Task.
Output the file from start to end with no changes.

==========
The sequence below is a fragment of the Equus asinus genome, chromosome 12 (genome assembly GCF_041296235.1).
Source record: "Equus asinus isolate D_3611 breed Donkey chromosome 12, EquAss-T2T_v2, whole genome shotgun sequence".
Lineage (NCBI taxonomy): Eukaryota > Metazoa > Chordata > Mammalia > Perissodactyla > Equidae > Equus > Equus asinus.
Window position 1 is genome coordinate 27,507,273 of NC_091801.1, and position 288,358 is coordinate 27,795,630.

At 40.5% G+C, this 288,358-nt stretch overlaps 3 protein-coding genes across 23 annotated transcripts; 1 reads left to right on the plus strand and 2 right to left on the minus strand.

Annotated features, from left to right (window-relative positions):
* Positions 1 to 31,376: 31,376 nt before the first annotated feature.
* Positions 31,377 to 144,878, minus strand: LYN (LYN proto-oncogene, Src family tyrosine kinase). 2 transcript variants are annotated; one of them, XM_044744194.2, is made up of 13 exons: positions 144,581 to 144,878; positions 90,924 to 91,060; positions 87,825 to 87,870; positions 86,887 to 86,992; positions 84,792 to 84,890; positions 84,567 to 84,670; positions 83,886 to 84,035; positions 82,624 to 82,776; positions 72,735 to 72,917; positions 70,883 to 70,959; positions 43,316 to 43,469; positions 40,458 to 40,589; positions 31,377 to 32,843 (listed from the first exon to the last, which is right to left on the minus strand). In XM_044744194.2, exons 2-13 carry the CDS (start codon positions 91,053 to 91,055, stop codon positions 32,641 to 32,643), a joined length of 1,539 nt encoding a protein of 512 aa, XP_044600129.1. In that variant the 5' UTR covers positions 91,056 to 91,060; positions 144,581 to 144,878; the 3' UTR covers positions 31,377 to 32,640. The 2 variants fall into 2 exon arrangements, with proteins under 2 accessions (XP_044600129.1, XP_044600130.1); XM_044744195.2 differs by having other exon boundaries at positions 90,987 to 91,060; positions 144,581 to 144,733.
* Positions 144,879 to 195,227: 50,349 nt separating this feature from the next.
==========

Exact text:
The sequence below is a fragment of the Equus asinus genome, chromosome 12 (genome assembly GCF_041296235.1).
Source record: "Equus asinus isolate D_3611 breed Donkey chromosome 12, EquAss-T2T_v2, whole genome shotgun sequence".
Lineage (NCBI taxonomy): Eukaryota > Metazoa > Chordata > Mammalia > Perissodactyla > Equidae > Equus > Equus asinus.
Window position 1 is genome coordinate 27,507,273 of NC_091801.1, and position 288,358 is coordinate 27,795,630.

At 40.5% G+C, this 288,358-nt stretch overlaps 3 protein-coding genes across 23 annotated transcripts; 1 reads left to right on the plus strand and 2 right to left on the minus strand.

Annotated features, from left to right (window-relative positions):
* Positions 1 to 31,376: 31,376 nt before the first annotated feature.
* Positions 31,377 to 144,878, minus strand: LYN (LYN proto-oncogene, Src family tyrosine kinase). 2 transcript variants are annotated; one of them, XM_044744194.2, is made up of 13 exons: positions 144,581 to 144,878; positions 90,924 to 91,060; positions 87,825 to 87,870; positions 86,887 to 86,992; positions 84,792 to 84,890; positions 84,567 to 84,670; positions 83,886 to 84,035; positions 82,624 to 82,776; positions 72,735 to 72,917; positions 70,883 to 70,959; positions 43,316 to 43,469; positions 40,458 to 40,589; positions 31,377 to 32,843 (listed from the first exon to the last, which is right to left on the minus strand). In XM_044744194.2, exons 2-13 carry the CDS (start codon positions 91,053 to 91,055, stop codon positions 32,641 to 32,643), a joined length of 1,539 nt encoding a protein of 512 aa, XP_044600129.1. In that variant the 5' UTR covers positions 91,056 to 91,060; positions 144,581 to 144,878; the 3' UTR covers positions 31,377 to 32,640. The 2 variants fall into 2 exon arrangements, with proteins under 2 accessions (XP_044600129.1, XP_044600130.1); XM_044744195.2 differs by having other exon boundaries at positions 90,987 to 91,060; positions 144,581 to 144,733.
* Positions 144,879 to 195,227: 50,349 nt separating this feature from the next.